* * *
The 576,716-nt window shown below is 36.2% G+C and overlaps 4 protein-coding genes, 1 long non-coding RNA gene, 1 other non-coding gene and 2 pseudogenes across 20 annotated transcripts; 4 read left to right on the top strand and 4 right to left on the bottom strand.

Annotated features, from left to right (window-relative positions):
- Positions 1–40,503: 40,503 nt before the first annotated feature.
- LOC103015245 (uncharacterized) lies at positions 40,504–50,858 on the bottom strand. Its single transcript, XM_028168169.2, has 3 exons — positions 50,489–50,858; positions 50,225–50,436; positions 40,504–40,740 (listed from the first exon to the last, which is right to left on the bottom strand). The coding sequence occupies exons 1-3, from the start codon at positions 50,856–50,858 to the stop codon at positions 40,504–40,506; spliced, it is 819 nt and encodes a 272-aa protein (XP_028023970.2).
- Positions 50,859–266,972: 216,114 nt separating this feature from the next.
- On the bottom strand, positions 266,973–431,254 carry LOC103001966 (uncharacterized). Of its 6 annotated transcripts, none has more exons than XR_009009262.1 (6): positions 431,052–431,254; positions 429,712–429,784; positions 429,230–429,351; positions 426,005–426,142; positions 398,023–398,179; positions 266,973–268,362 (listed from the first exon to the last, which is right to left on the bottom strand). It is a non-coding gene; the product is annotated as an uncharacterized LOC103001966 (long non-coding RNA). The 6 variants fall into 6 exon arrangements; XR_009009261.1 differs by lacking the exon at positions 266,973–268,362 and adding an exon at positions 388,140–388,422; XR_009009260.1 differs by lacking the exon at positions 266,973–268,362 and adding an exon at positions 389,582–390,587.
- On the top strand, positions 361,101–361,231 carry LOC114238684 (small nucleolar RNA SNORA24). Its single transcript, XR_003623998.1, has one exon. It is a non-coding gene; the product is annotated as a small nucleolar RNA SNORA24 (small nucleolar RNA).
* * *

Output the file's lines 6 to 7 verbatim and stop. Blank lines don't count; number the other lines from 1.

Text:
- On the bottom strand, positions 266,973–431,254 carry LOC103001966 (uncharacterized). Of its 6 annotated transcripts, none has more exons than XR_009009262.1 (6): positions 431,052–431,254; positions 429,712–429,784; positions 429,230–429,351; positions 426,005–426,142; positions 398,023–398,179; positions 266,973–268,362 (listed from the first exon to the last, which is right to left on the bottom strand). It is a non-coding gene; the product is annotated as an uncharacterized LOC103001966 (long non-coding RNA). The 6 variants fall into 6 exon arrangements; XR_009009261.1 differs by lacking the exon at positions 266,973–268,362 and adding an exon at positions 388,140–388,422; XR_009009260.1 differs by lacking the exon at positions 266,973–268,362 and adding an exon at positions 389,582–390,587.
- On the top strand, positions 361,101–361,231 carry LOC114238684 (small nucleolar RNA SNORA24). Its single transcript, XR_003623998.1, has one exon. It is a non-coding gene; the product is annotated as a small nucleolar RNA SNORA24 (small nucleolar RNA).